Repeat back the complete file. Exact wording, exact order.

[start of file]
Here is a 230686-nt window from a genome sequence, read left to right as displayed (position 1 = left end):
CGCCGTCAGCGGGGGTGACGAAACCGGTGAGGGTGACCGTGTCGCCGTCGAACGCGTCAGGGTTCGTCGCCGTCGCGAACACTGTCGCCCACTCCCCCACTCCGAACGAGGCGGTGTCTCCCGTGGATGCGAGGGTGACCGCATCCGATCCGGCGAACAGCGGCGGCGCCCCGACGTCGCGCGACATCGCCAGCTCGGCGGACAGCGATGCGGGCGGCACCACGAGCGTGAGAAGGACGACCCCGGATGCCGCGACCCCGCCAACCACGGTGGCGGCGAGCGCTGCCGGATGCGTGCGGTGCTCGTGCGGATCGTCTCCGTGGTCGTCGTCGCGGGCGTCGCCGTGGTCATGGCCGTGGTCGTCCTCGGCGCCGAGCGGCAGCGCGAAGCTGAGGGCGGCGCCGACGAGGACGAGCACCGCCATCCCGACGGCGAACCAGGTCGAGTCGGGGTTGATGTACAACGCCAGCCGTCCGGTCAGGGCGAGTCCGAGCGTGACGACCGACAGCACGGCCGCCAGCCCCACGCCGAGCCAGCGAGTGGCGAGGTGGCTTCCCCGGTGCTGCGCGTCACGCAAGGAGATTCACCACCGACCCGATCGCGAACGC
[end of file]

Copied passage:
Here is a 230686-nt window from a genome sequence, read left to right as displayed (position 1 = left end):
CGCCGTCAGCGGGGGTGACGAAACCGGTGAGGGTGACCGTGTCGCCGTCGAACGCGTCAGGGTTCGTCGCCGTCGCGAACACTGTCGCCCACTCCCCCACTCCGAACGAGGCGGTGTCTCCCGTGGATGCGAGGGTGACCGCATCCGATCCGGCGAACAGCGGCGGCGCCCCGACGTCGCGCGACATCGCCAGCTCGGCGGACAGCGATGCGGGCGGCACCACGAGCGTGAGAAGGACGACCCCGGATGCCGCGACCCCGCCAACCACGGTGGCGGCGAGCGCTGCCGGATGCGTGCGGTGCTCGTGCGGATCGTCTCCGTGGTCGTCGTCGCGGGCGTCGCCGTGGTCATGGCCGTGGTCGTCCTCGGCGCCGAGCGGCAGCGCGAAGCTGAGGGCGGCGCCGACGAGGACGAGCACCGCCATCCCGACGGCGAACCAGGTCGAGTCGGGGTTGATGTACAACGCCAGCCGTCCGGTCAGGGCGAGTCCGAGCGTGACGACCGACAGCACGGCCGCCAGCCCCACGCCGAGCCAGCGAGTGGCGAGGTGGCTTCCCCGGTGCTGCGCGTCACGCAAGGAGATTCACCACCGACCCGATCGCGAACGC